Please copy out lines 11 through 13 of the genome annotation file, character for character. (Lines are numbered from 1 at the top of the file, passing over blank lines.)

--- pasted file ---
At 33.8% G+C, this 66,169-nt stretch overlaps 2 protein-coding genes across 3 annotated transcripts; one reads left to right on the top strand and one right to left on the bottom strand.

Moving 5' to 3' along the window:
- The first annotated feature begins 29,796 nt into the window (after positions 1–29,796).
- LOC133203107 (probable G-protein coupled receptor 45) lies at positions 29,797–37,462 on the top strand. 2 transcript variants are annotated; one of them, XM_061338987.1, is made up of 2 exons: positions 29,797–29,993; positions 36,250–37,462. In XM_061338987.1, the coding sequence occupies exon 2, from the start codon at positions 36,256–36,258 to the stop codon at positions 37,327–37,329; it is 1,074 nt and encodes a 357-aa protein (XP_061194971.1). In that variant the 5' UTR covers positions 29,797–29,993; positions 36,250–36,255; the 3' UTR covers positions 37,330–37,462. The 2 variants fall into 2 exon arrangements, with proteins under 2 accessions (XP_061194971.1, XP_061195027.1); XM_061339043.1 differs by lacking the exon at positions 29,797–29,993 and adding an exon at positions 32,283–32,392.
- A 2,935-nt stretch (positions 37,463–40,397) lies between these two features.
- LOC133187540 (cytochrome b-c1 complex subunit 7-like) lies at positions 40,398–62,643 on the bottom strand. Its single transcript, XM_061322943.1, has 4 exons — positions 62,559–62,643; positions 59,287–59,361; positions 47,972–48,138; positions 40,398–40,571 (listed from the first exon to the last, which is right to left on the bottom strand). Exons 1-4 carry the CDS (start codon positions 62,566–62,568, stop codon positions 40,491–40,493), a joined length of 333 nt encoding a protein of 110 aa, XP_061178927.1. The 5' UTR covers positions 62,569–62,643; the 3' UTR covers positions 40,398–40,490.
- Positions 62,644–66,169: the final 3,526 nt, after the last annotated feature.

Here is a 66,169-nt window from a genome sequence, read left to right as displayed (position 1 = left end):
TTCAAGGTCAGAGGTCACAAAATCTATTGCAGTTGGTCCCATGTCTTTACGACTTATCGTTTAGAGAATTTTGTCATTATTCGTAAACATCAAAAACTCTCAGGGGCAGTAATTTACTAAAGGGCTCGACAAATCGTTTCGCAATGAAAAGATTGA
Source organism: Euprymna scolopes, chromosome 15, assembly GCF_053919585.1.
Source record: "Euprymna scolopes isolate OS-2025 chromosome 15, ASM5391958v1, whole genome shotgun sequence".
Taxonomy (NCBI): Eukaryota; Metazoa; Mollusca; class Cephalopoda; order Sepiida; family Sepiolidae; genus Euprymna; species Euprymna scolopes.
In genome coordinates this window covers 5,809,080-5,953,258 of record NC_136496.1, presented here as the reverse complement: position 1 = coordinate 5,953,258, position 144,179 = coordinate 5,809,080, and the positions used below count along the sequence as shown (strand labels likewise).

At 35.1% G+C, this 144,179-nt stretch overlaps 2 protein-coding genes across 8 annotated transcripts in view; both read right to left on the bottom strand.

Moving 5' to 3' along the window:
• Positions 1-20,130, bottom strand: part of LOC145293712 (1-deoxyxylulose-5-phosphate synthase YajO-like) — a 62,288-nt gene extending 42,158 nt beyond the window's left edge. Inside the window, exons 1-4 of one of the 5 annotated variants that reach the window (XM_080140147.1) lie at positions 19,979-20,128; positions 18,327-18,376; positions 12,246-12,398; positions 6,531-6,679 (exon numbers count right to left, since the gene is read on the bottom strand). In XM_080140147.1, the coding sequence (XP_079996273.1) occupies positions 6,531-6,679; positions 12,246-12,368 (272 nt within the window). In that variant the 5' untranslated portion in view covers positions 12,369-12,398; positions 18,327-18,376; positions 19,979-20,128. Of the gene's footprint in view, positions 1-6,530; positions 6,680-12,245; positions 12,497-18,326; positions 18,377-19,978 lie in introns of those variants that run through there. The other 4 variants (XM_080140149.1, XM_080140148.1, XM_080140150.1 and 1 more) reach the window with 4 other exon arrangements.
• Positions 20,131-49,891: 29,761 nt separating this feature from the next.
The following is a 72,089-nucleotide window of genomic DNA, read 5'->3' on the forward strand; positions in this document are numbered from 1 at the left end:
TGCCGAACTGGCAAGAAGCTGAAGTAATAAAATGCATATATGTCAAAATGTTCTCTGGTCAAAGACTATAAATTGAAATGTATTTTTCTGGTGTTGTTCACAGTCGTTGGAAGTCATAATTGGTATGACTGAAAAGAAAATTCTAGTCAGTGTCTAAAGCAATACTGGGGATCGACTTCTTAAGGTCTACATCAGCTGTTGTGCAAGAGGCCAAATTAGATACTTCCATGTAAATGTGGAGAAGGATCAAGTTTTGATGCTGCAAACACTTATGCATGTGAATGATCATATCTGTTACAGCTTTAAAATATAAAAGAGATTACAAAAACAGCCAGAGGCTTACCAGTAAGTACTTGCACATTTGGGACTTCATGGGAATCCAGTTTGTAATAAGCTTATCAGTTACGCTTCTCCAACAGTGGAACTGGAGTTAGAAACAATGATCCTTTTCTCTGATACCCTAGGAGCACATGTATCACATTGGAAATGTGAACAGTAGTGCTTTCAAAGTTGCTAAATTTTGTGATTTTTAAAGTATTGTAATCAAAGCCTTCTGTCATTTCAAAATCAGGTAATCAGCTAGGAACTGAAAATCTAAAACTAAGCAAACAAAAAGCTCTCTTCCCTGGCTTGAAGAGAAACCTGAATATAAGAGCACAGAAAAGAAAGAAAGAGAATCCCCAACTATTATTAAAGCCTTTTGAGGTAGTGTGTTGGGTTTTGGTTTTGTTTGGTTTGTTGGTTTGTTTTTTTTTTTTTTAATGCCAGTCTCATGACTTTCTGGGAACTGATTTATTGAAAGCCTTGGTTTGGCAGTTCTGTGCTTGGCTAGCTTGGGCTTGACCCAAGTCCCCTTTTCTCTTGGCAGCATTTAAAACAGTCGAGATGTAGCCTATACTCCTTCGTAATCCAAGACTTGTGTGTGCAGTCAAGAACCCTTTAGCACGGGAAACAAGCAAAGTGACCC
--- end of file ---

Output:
Source record: "Euprymna scolopes isolate OS-2025 chromosome 15, ASM5391958v1, whole genome shotgun sequence".
Taxonomy (NCBI): Eukaryota; Metazoa; Mollusca; class Cephalopoda; order Sepiida; family Sepiolidae; genus Euprymna; species Euprymna scolopes.
In genome coordinates this window covers 5,809,080-5,953,258 of record NC_136496.1, presented here as the reverse complement: position 1 = coordinate 5,953,258, position 144,179 = coordinate 5,809,080, and the positions used below count along the sequence as shown (strand labels likewise).